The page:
Every November, a homeless person starts camping out in our subway station. I think the MTA lets him stay there because he brings along his dustpan and brush and keeps the place clean. He’s also quiet (apart from his small battery-powered radio that he sometimes plays) and pleasant.
On Tuesday we took him food. Nothing special, we just cooked a little extra pasta. And was extremely grateful. So last night we did the same again. Except last night it was raining, and the place he sleeps (halfway down the steps) often gets wet when it rains so he wasn’t there. We left the food for someone else huddled up under blankets trying to keep dry on the church steps. Tonight we’ll probably do the same. And again tomorrow. And the next day. As often as we can we’ll cook a little extra and give it to someone who needs it. Because there is always someone who needs it.
Merry Christmas everyone. See you again next year.
Does Karma work if you are deliberately extra nice because you want something in return? I doubt it. But today I didn’t want to chance it. My almost four-month-old was having his second and hopefully last kidney surgery at New York Presbyterian, and I needed all the good vibes I could get.
So the rude taxi driver who took us to the hospital got an overly large tip. The nurses and admin staff in the office got chocolates. I smiled at EVERYONE. Even the grumpy nurse who kept tutting as my child screamed the ward down after coming round from the anaesthetic.
The surgery went well and we’re all home now. So maybe it does work. But just in case, I popped out this evening with a hot meal for the homeless guy who spends most nights in my local subway station. He was more hungry than grateful – shoving a forkful in his mouth before muttering thank you through a mouthful of pasta. I didn’t mind. In fact his enjoyment showed his gratitude more than his words.
I’m grateful too. For a positive outcome after a few tough months.
Today I had to go to Macy’s. In Herald Square. With a baby. FOUR days before Christmas.
Well I say had to. More like chose to. You see, even though I am pretty committed to non-toy gifts this year, my kiddo only just wrote his letter to Santa. And he asked for a snoopy (just like the one he’d seen when we went to visit Santa at Macy’s). I know he shouldn’t really get everything he’s asked for, but he’s only asked for four things (Up two from last year!) And Snoopy’s one of them. And I really, really want him to believe in the magic of Santa.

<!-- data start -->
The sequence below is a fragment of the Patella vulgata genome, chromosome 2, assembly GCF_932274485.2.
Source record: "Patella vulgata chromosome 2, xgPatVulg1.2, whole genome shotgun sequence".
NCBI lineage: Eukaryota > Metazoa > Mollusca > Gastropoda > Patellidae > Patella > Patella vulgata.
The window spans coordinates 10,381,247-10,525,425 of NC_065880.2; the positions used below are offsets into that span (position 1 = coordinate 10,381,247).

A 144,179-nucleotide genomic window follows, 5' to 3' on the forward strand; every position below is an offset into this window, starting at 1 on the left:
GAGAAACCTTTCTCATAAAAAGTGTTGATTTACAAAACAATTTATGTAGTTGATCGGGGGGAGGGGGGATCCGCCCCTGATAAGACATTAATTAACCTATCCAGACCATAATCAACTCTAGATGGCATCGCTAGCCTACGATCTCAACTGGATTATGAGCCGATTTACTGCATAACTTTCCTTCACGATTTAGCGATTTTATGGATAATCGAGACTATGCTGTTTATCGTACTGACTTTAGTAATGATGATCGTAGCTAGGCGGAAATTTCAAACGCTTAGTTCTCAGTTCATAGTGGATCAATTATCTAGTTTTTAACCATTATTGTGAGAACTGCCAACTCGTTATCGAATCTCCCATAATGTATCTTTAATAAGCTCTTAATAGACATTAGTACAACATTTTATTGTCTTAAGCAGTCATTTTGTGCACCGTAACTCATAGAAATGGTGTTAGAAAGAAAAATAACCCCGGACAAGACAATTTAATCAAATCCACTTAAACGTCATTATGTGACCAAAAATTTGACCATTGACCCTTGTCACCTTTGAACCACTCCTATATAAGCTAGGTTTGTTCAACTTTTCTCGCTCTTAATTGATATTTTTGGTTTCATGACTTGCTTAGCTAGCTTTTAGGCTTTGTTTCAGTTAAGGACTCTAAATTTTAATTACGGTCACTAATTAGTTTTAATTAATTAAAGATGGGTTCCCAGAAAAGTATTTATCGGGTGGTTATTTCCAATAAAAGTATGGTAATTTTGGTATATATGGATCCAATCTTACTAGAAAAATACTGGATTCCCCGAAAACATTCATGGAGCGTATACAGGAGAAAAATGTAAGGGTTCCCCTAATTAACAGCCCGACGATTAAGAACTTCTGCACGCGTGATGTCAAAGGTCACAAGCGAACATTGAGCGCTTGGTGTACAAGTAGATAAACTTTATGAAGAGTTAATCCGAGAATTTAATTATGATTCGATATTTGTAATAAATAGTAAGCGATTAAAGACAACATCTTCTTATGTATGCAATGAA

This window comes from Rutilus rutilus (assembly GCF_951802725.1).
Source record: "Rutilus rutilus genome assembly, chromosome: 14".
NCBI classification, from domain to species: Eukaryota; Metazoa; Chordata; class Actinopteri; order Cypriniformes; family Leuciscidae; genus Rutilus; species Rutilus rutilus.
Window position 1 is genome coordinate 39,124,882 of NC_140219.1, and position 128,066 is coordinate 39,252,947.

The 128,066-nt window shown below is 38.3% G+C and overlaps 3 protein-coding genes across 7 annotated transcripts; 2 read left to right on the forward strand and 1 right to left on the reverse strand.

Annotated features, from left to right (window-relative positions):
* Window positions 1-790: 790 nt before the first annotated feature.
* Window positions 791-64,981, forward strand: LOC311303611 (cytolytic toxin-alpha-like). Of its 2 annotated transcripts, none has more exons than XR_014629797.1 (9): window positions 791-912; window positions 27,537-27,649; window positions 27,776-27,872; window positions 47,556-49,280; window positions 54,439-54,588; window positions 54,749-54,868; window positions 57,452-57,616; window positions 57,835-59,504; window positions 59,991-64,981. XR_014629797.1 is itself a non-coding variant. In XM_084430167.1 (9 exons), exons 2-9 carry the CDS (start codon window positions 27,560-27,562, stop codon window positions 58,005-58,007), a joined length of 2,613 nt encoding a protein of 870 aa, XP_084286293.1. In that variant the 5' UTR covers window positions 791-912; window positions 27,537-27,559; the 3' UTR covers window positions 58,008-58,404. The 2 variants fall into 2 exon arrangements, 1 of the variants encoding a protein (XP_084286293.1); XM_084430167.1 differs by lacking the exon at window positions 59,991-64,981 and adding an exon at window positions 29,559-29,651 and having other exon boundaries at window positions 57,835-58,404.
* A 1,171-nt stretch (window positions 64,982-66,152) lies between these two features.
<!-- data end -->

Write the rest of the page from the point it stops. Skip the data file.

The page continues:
So, as soon as the babysitter arrived I jumped on the subway and headed for the busiest store in town.
It was hot. It was crowded. The queue for the elevators snaked around the store. It was, just like this advent challenge, overly ambitious.
Luckily I managed to get the Snoopy. I also have a few days left to rectify my poor advent of good things performance this year.
Here are a few things I want to do before Christmas:
Take a meal to someone who needs it.
Leave cards for people who deserve them (mail guys and gals, fire fighters, janitors etc).
Bake treats for my neighbours.
Leave anonymous gifts for children in the building.
Let’s see how I do.
Him: Little Rabbit fell on the floor. So now I’m taking my pants off.
Him: I wanted chicken soup not tomato. So now I’m not doing quiet time.
Him: My water spilled. So I’m not eating my carrots.
Me: My preschooler stole all my energy today. So I didn’t do a good thing.
(At least mine makes sense.)
Must do better tomorrow.
I saw a statistic that shocked me the other day. One in five New Yorkers rely on charities for food. One in five. In one of the wealthiest cities in the world.
One of the things I did last year that brought deep satisfaction was giving food to our local food bank. I did pledge to do this throughout the year but have to admit that I failed miserably, only managing to do it when there was a City Harvest collection at school.
So tonight I sorted out food for the church food pantry. They are always so grateful. And it’s so busy, even though it’s just a few short blocks away from expensive restaurants and even more expensive high rise apartment buildings.
And this year I will make sure I do it more often. Food for life, not just for Christmas.
If you can, please consider donating food to your local food bank or soup kitchen. I know they’ll appreciate it.
After a day spent catching up on good things yesterday, today was spent catching up on real life. Sorting closets, buying final presents, wrapping paper, writing cards. Yes it’s all party party party here in NYC;)
Luckily I had chance to do a quick, but definitely worth it good thing when buying wrapping paper. There was a chance to add a donation to St Jude’s at the till.
St Jude’s helps kids with cancer. Their strap line? ‘Please give to help kids live.’ As a mum it got me. As a copywriter it floored me. Who could say no to that?
Later, I saw this – 28 pictures that prove 2015 wasn’t a completely terrible year – and it had me in tears. (Good tears!) It also made me think I need to up my game!
Ok so two days have passed and amidst head-exploding school zoning meetings and visits to Macy’s Santaland I just have. Not. Had. A. Minute.
My lovely sister in law sent me a heartbreaking story recently which you have probably seen flying around on Facebook – basically about how children’s hospital wards tend to get plenty of gifts from corporates and individuals at Christmas time but the children’s mental health wards got nothing.
It’s so shocking. So to make up for my lacklustre performance of late I sent three gifts (one each for the two days I’ve missed and one for today). I sent them to Little Woodhouse Hall in the city I tend to call home, Leeds. If you want to do the same the address is:
Little Woodhouse Hall
18 Clarendon Road
I used Amazon uk. It was just easier. Because with two snotty kiddos and a very messy apartment, today is another one of Those Days.